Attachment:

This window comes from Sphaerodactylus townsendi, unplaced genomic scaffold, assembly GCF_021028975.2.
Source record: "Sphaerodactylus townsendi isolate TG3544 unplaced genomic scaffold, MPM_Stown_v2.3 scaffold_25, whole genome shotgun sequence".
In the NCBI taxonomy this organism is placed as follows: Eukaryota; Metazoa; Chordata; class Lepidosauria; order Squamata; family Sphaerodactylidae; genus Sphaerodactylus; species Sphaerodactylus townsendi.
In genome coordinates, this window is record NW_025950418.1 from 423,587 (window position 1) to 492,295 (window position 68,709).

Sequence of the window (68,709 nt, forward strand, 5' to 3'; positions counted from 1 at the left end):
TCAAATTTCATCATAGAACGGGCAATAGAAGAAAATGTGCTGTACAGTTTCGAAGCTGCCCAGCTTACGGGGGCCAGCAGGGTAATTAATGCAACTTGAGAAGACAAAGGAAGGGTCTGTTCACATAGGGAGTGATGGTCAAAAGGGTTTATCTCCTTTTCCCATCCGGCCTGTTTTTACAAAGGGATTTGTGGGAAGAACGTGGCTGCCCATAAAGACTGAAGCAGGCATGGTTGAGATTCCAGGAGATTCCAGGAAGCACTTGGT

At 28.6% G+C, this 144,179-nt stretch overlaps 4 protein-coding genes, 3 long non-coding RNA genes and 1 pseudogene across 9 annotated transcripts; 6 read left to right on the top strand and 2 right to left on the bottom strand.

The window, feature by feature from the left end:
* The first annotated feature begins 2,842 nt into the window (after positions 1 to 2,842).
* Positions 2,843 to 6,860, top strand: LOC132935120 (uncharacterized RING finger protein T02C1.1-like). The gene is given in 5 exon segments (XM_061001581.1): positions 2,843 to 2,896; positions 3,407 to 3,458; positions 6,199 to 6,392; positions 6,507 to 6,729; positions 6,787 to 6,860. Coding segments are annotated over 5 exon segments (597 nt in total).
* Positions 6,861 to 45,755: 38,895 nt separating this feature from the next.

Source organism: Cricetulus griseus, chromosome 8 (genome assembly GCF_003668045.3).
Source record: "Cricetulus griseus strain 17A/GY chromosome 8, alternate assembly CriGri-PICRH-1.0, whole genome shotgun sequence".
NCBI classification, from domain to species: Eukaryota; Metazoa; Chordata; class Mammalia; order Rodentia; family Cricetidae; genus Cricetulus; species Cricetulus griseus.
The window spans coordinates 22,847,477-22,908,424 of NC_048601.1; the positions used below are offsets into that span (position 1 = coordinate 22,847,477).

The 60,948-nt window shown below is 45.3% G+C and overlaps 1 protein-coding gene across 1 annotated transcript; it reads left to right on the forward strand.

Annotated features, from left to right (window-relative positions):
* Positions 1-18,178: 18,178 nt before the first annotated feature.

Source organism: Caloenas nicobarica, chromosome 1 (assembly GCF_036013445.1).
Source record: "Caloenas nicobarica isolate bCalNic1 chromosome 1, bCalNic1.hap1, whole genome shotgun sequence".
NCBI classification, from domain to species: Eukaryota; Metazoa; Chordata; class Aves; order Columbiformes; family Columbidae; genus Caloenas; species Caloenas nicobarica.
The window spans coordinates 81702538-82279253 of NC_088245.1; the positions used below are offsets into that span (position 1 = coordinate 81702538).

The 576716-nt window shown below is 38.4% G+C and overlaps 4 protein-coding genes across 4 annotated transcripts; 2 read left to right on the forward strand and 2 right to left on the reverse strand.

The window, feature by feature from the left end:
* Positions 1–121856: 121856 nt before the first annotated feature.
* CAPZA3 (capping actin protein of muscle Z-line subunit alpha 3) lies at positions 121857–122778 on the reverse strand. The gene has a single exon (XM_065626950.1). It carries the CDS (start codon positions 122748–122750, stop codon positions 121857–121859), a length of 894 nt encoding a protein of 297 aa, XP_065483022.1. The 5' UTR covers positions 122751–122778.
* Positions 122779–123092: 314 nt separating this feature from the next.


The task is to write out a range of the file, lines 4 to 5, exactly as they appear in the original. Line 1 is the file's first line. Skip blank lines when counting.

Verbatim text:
In genome coordinates, this window is record NW_025950418.1 from 423,587 (window position 1) to 492,295 (window position 68,709).

Sequence of the window (68,709 nt, forward strand, 5' to 3'; positions counted from 1 at the left end):